Deploy Certificate Authority Service on Kubernetes

Michal Bock
Oct 10, 2018 · 7 min read

This post is a short guide on how to deploy cfssl as Certificate Authority (CA) service on Kubernetes.

Now you might ask why would anyone want to do that given that Kubernetes comes with a CA out of the box. This is a good point and the Kubernetes implementaion may be good enough for some use cases. However, note that in order to use it you first need to configure your cluster properly and make sure that the key for signing certificates is on all of your master nodes, what can be non trivial.

Another issue with the Kubernetes CA is that you either need to manually approve certificate signing requests or write a certificate controller that will do it automatically.

The point I’m trying to make is that the setup and usage of the Kubernetes CA is non-trivial. You might need to dig through the Kuberentes documentation, which I personally find hard to follow or incomplete sometimes (DISCLAIMER: I’m not very experienced in setting up and running Kubernetes, so please take this with a grain of salt). Even when succeeding in setting it up it may still not meet your exact needs. Whereas the setup of cfssl CA is easy and flexible as you will see soon.

Cfssl is a an open source tool built by Cloudflare for generating, signing and bundling certificates and much more. It is described as “TLS swiss army knife” in the README of its repository. Among other things it can run as an http server that acts as a CA, that is it signs certificate signing requests that you send to it.

Given that cfssl is an open source project it also has an offical Docker image published on the Docker hub. This is great as we can just use it in our Kubernetes manifest. Now the only thing we need to figure out is how to run it. We can start the http server with the following command.

cfssl serve -address=0.0.0.0 -port=8080 -config=config.json         -ca=ca.pem -ca-key=ca-key.pem

This will start the server on the port 8080. You can make the following POST request to retrieve the certificate containing the public key of the CA. This will be the content of the ca.pem file.

curl -d '{}' -H "Content-Type: application/json" -X POST localhost:8080/api/v1/cfssl/info

To get a certificate signed by the CA you can run the following command.

cfssl gencert -config=config-client.json -profile=client-server -remote=localhost:8080 csr.json | cfssljson -bare node

The contents of the certificate signing request file (csr.json) should look something like the following example taken from the wiki of the cfssl repository.

{
"hosts": [
"example.com",
"www.example.com"
],
"CN": "www.example.com",
"key": {
"algo": "rsa",
"size": 2048
},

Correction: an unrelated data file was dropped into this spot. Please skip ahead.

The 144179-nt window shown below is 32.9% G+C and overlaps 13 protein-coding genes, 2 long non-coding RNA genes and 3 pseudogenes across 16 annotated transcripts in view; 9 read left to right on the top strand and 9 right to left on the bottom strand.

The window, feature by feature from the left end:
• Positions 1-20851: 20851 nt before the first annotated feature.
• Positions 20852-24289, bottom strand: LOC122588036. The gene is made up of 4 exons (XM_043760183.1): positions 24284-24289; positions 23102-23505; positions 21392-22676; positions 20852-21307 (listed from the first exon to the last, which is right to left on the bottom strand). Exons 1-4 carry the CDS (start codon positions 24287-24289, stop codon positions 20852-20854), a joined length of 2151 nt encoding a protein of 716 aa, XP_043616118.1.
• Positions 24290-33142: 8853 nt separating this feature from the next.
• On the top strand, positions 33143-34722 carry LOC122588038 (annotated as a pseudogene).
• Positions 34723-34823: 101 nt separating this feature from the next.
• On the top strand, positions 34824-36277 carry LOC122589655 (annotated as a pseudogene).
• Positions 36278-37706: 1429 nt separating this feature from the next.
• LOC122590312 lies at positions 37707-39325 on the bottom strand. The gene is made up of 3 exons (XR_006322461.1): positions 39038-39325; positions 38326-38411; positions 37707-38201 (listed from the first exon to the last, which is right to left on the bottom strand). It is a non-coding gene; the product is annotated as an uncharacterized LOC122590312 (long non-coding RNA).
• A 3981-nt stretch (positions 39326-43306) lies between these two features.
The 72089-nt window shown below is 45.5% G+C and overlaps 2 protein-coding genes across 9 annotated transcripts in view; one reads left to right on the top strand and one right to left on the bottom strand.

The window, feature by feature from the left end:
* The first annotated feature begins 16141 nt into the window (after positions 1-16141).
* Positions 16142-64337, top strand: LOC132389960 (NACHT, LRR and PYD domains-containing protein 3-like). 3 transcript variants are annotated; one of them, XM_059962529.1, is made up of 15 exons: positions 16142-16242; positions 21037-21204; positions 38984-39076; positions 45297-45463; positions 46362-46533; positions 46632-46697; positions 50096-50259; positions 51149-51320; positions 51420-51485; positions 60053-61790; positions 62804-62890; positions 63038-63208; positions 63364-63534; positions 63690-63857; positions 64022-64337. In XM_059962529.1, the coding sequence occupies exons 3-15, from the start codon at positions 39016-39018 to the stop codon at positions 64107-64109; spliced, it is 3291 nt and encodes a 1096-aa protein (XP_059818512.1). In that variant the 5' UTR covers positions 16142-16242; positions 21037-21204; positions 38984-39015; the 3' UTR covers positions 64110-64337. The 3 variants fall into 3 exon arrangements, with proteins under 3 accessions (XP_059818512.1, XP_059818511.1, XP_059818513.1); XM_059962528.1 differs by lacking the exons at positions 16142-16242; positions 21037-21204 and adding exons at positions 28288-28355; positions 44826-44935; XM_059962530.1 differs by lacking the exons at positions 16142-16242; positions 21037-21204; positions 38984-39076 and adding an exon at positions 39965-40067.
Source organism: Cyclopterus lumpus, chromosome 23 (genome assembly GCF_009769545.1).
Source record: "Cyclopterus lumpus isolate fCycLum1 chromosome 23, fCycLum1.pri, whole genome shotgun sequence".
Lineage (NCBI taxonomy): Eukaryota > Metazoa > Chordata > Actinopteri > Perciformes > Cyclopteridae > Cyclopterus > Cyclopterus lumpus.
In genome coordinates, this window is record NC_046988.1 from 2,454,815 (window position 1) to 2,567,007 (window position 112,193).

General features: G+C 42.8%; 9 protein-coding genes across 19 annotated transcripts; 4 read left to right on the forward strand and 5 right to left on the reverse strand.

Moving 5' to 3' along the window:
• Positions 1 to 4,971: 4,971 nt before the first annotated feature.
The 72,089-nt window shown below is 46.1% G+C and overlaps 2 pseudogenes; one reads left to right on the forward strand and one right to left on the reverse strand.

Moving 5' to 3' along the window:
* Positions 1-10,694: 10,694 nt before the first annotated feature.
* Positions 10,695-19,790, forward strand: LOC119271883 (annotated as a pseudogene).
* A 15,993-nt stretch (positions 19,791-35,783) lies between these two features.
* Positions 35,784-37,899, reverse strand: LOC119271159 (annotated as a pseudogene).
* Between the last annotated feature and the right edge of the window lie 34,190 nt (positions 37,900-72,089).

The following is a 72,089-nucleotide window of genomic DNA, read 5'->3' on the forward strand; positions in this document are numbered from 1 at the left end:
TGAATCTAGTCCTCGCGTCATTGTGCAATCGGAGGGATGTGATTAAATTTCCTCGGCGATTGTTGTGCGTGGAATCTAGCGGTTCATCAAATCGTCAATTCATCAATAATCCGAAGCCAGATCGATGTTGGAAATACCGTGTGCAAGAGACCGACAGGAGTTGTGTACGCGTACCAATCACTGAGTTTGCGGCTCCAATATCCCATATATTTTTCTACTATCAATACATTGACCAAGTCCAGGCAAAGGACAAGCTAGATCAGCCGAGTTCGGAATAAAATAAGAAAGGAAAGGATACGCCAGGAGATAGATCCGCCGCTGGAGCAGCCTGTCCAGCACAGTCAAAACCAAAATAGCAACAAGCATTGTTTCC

"names": [{
"C": "US",
"L": "San Francisco",
"O": "Example Company, LLC",
"OU": "Operations",
"ST": "California"
}]
}

There we specify the Common Name (CN) for the certificate, the hosts it will be valid for, the details of the generated key like the signing algorithm to use and its size in bytes and the names that will appear on the certificate. The contents of the config-client.json file should be as in the example shown below. In this file we specify what authentication key and signing profile to use. I will explain these later when I go through the config file for the CA.

{
"signing": {
"profiles": {
"client-server": {
"auth_remote": {
"auth_key": "client",
"remote": "ca"
}
}
}
},
"auth_keys": {
"client": {
"type": "standard",
"key": "D08E2AD3153827496ADDA6FB104624B2"
}
},
"remotes": {
"ca": "0.0.0.0:8080"
}
}

Now that we know how to use the service it is a good time to describe all the parameters we use to run the http server with. Address and port are self explanatory. The -ca and -ca-key flags point to a pair of certificate and key files, that will be used for signing by the CA. There are various ways to generate these, but as cfssl is a powerful tool we can use it to do that by running the following command.

cfssl gencert -initca ca-csr.json | cfssljson -bare ca

Here the ca-csr.json is a file with the following contents.

{
"CN": "My Personal CA",
"key": {
"algo": "rsa",
"size": 2048
},
"ca": {
"expiry": "17520h"
}
}

There again CN is the Common Name of the certificate authority and key specifies the details of the key i.e. what signing algorithm to use and what should be the key size in bytes. In the ca field we specify the expiry of the certificate. Running the command will produce two files ca.pem and ca-key.pem which we can use directly with our CA. Note that the generated certificate is self signed. This means that it is signed by the CAs own key, so browsers will complain about certificates signed by this CA as they don’t know it.